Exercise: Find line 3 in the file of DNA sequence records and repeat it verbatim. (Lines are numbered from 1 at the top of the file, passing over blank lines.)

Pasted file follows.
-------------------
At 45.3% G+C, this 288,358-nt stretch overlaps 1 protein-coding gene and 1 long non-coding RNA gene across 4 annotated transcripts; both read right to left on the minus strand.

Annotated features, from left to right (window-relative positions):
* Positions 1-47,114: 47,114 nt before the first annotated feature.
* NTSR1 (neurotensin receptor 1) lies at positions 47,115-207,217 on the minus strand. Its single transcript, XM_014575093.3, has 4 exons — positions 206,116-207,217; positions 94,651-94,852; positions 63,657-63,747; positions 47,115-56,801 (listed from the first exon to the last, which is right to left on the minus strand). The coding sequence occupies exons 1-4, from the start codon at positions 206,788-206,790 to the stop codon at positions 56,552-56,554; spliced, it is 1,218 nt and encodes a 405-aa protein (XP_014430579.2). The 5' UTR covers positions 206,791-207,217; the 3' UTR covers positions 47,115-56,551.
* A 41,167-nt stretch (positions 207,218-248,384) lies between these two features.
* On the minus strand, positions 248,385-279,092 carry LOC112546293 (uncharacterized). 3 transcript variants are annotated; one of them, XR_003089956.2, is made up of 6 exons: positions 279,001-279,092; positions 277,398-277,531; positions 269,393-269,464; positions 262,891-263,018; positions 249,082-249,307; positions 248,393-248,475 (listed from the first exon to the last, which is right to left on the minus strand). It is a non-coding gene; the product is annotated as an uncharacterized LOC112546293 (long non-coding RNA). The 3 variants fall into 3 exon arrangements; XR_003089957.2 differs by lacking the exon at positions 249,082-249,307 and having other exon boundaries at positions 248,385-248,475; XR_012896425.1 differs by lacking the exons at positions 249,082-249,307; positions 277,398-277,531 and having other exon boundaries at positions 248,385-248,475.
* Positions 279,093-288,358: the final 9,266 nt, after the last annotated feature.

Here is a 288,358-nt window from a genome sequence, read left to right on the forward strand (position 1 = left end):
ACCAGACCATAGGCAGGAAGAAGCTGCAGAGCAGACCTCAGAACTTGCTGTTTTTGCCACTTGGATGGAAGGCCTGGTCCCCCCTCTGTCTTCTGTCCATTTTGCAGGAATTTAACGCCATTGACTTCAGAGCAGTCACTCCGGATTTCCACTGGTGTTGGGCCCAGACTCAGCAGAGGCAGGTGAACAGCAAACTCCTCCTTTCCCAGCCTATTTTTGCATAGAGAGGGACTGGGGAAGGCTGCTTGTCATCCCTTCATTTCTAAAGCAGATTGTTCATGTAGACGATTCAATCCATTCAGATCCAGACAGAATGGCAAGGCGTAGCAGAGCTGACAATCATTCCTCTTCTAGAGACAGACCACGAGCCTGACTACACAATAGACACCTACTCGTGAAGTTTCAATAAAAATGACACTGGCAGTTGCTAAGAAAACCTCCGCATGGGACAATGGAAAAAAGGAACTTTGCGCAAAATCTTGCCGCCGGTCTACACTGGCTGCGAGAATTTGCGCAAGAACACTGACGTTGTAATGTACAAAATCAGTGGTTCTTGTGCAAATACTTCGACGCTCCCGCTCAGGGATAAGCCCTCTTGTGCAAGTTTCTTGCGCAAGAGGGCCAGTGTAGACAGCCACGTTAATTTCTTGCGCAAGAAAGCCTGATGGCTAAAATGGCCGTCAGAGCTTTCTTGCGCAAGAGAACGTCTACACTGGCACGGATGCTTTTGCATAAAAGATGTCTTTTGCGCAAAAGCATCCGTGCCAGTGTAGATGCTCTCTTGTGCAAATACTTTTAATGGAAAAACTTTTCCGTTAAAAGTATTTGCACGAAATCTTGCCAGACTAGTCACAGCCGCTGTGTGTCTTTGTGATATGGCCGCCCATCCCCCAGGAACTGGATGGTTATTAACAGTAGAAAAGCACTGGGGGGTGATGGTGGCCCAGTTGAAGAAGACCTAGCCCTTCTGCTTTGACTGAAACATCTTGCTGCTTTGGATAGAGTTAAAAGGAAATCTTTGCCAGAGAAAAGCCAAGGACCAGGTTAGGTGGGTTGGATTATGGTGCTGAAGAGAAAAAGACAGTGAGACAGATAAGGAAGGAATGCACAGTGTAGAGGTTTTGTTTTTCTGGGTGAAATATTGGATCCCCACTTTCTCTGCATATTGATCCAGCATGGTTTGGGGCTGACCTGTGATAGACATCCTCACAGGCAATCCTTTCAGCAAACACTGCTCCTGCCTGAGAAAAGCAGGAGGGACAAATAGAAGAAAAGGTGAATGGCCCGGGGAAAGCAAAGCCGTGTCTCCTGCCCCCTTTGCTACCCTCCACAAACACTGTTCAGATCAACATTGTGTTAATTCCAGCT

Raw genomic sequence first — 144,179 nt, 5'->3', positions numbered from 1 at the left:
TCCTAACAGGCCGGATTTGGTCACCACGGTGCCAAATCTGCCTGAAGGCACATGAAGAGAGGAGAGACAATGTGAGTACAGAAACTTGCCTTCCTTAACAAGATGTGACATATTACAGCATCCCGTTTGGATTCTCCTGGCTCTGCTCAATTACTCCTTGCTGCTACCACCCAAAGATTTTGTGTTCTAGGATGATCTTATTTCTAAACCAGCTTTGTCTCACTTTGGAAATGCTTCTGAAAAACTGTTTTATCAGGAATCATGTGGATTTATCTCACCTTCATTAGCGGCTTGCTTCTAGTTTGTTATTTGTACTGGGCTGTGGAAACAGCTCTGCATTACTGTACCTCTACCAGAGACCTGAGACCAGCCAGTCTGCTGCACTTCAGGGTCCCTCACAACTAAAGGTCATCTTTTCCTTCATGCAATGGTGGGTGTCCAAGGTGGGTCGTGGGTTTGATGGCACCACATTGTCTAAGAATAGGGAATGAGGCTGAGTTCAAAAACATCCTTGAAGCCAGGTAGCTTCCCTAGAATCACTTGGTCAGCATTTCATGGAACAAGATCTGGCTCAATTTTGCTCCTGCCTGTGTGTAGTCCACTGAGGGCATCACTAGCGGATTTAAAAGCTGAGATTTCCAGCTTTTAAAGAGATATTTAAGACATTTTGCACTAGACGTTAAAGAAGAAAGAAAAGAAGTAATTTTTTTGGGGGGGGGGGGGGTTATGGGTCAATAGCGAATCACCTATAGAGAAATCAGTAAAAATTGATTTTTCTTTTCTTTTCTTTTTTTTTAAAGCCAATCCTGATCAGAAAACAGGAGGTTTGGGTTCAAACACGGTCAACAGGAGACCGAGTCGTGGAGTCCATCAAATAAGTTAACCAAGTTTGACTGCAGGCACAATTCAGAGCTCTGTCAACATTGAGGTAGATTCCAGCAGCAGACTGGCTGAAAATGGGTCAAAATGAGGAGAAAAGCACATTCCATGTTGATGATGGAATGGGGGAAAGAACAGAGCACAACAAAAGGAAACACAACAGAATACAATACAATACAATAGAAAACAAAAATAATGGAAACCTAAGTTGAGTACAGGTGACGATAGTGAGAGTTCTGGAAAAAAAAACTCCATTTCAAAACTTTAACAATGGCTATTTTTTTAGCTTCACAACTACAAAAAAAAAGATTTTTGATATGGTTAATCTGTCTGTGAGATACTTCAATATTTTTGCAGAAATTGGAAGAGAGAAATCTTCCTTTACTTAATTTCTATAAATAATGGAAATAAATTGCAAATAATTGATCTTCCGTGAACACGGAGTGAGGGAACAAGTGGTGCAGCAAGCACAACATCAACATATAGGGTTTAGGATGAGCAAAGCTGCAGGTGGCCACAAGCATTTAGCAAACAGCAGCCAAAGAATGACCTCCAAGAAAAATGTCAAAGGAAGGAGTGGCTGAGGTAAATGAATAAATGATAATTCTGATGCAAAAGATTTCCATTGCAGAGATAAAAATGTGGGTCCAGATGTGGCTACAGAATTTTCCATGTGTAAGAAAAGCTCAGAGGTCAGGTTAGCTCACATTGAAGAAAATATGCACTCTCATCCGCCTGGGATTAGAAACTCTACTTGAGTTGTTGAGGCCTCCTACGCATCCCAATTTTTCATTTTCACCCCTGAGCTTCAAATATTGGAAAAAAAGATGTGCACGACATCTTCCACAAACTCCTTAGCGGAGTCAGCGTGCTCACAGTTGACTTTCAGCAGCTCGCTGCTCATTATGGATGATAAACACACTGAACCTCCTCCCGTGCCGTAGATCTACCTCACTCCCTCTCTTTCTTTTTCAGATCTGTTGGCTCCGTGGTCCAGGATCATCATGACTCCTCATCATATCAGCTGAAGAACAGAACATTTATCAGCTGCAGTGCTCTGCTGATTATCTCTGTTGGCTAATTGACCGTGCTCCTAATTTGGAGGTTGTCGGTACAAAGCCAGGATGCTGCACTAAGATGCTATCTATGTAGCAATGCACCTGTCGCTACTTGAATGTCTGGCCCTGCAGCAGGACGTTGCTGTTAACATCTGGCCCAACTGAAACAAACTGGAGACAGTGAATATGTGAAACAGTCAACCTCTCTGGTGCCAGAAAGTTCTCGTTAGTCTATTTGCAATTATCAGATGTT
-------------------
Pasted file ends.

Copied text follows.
* Positions 1-47,114: 47,114 nt before the first annotated feature.